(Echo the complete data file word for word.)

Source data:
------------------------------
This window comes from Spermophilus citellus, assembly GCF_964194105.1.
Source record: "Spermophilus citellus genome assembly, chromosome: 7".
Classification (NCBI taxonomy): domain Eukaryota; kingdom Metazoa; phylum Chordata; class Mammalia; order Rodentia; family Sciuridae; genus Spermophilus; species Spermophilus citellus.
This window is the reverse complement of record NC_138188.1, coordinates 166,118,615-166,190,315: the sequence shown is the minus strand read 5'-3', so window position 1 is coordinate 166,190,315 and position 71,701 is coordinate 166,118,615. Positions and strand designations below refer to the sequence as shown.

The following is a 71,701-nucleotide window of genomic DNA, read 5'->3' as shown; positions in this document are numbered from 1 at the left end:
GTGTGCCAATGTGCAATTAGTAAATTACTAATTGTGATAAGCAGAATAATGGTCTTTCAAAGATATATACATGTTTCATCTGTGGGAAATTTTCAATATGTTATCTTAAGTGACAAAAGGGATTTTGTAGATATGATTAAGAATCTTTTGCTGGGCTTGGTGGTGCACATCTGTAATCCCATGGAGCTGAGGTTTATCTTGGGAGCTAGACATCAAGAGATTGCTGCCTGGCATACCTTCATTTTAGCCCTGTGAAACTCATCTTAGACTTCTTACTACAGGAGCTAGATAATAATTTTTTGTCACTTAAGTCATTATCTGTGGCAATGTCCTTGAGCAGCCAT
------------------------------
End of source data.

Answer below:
This window comes from Spermophilus citellus, assembly GCF_964194105.1.
Source record: "Spermophilus citellus genome assembly, chromosome: 7".
Classification (NCBI taxonomy): domain Eukaryota; kingdom Metazoa; phylum Chordata; class Mammalia; order Rodentia; family Sciuridae; genus Spermophilus; species Spermophilus citellus.
This window is the reverse complement of record NC_138188.1, coordinates 166,118,615-166,190,315: the sequence shown is the minus strand read 5'-3', so window position 1 is coordinate 166,190,315 and position 71,701 is coordinate 166,118,615. Positions and strand designations below refer to the sequence as shown.

The following is a 71,701-nucleotide window of genomic DNA, read 5'->3' as shown; positions in this document are numbered from 1 at the left end:
GTGTGCCAATGTGCAATTAGTAAATTACTAATTGTGATAAGCAGAATAATGGTCTTTCAAAGATATATACATGTTTCATCTGTGGGAAATTTTCAATATGTTATCTTAAGTGACAAAAGGGATTTTGTAGATATGATTAAGAATCTTTTGCTGGGCTTGGTGGTGCACATCTGTAATCCCATGGAGCTGAGGTTTATCTTGGGAGCTAGACATCAAGAGATTGCTGCCTGGCATACCTTCATTTTAGCCCTGTGAAACTCATCTTAGACTTCTTACTACAGGAGCTAGATAATAATTTTTTGTCACTTAAGTCATTATCTGTGGCAATGTCCTTGAGCAGCCAT